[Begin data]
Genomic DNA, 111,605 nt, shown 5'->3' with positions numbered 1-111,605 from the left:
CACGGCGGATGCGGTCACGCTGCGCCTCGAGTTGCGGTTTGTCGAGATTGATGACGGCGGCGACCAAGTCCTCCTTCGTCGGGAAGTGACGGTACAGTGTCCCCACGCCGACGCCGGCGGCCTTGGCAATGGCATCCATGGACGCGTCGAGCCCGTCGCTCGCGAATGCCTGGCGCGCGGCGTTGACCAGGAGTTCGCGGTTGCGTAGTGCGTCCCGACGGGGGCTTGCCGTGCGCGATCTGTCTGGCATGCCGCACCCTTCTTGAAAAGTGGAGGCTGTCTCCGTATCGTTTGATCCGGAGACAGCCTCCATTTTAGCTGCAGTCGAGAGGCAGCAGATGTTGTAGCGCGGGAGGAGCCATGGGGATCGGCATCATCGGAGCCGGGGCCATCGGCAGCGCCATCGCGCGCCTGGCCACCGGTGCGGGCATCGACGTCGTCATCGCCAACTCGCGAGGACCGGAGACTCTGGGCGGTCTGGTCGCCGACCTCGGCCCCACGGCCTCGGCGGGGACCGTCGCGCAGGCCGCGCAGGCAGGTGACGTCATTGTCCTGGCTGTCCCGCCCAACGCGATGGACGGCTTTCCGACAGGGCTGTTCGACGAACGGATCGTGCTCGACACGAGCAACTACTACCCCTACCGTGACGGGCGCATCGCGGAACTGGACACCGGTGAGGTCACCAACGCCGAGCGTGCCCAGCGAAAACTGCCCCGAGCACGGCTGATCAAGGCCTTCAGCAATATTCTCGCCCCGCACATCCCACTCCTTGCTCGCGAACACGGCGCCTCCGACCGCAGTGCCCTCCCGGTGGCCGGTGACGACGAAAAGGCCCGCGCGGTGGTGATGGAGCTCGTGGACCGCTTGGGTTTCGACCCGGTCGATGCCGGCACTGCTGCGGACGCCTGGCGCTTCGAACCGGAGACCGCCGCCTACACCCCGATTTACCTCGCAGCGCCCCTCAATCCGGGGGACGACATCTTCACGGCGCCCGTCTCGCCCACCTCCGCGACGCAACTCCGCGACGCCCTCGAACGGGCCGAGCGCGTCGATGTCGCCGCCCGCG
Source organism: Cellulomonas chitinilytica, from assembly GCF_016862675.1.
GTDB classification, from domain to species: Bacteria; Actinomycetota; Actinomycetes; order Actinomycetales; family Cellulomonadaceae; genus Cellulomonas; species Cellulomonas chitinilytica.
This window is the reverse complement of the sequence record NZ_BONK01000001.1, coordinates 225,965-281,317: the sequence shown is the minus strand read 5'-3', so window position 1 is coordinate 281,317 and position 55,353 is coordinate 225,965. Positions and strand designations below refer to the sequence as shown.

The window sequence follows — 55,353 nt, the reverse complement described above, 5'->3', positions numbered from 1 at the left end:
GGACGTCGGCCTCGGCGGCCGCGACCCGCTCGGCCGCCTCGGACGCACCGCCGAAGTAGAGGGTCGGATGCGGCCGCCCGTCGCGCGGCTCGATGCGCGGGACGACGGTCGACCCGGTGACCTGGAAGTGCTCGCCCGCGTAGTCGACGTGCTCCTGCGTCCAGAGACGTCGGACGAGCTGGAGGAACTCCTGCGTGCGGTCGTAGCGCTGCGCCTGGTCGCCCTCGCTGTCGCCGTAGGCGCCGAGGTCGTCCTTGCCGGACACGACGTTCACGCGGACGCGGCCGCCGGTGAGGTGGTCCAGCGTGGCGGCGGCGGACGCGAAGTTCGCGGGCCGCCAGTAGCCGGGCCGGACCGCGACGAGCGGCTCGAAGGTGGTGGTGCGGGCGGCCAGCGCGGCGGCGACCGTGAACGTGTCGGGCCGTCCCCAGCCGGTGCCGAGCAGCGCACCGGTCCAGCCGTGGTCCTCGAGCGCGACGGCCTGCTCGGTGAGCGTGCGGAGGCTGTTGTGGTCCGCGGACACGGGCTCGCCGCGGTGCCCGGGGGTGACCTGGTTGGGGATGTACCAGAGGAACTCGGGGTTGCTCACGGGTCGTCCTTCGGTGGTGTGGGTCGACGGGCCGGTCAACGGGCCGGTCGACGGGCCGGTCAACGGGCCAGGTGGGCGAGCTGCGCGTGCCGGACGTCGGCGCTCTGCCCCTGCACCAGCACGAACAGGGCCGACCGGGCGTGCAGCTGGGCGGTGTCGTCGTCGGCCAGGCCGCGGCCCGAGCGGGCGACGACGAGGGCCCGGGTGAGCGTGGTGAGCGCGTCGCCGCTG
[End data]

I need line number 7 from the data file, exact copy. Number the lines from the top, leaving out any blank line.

GGACGTCGGCCTCGGCGGCCGCGACCCGCTCGGCCGCCTCGGACGCACCGCCGAAGTAGAGGGTCGGATGCGGCCGCCCGTCGCGCGGCTCGATGCGCGGGACGACGGTCGACCCGGTGACCTGGAAGTGCTCGCCCGCGTAGTCGACGTGCTCCTGCGTCCAGAGACGTCGGACGAGCTGGAGGAACTCCTGCGTGCGGTCGTAGCGCTGCGCCTGGTCGCCCTCGCTGTCGCCGTAGGCGCCGAGGTCGTCCTTGCCGGACACGACGTTCACGCGGACGCGGCCGCCGGTGAGGTGGTCCAGCGTGGCGGCGGCGGACGCGAAGTTCGCGGGCCGCCAGTAGCCGGGCCGGACCGCGACGAGCGGCTCGAAGGTGGTGGTGCGGGCGGCCAGCGCGGCGGCGACCGTGAACGTGTCGGGCCGTCCCCAGCCGGTGCCGAGCAGCGCACCGGTCCAGCCGTGGTCCTCGAGCGCGACGGCCTGCTCGGTGAGCGTGCGGAGGCTGTTGTGGTCCGCGGACACGGGCTCGCCGCGGTGCCCGGGGGTGACCTGGTTGGGGATGTACCAGAGGAACTCGGGGTTGCTCACGGGTCGTCCTTCGGTGGTGTGGGTCGACGGGCCGGTCAACGGGCCGGTCGACGGGCCGGTCAACGGGCCAGGTGGGCGAGCTGCGCGTGCCGGACGTCGGCGCTCTGCCCCTGCACCAGCACGAACAGGGCCGACCGGGCGTGCAGCTGGGCGGTGTCGTCGTCGGCCAGGCCGCGGCCCGAGCGGGCGACGACGAGGGCCCGGGTGAGCGTGGTGAGCGCGTCGCCGCTG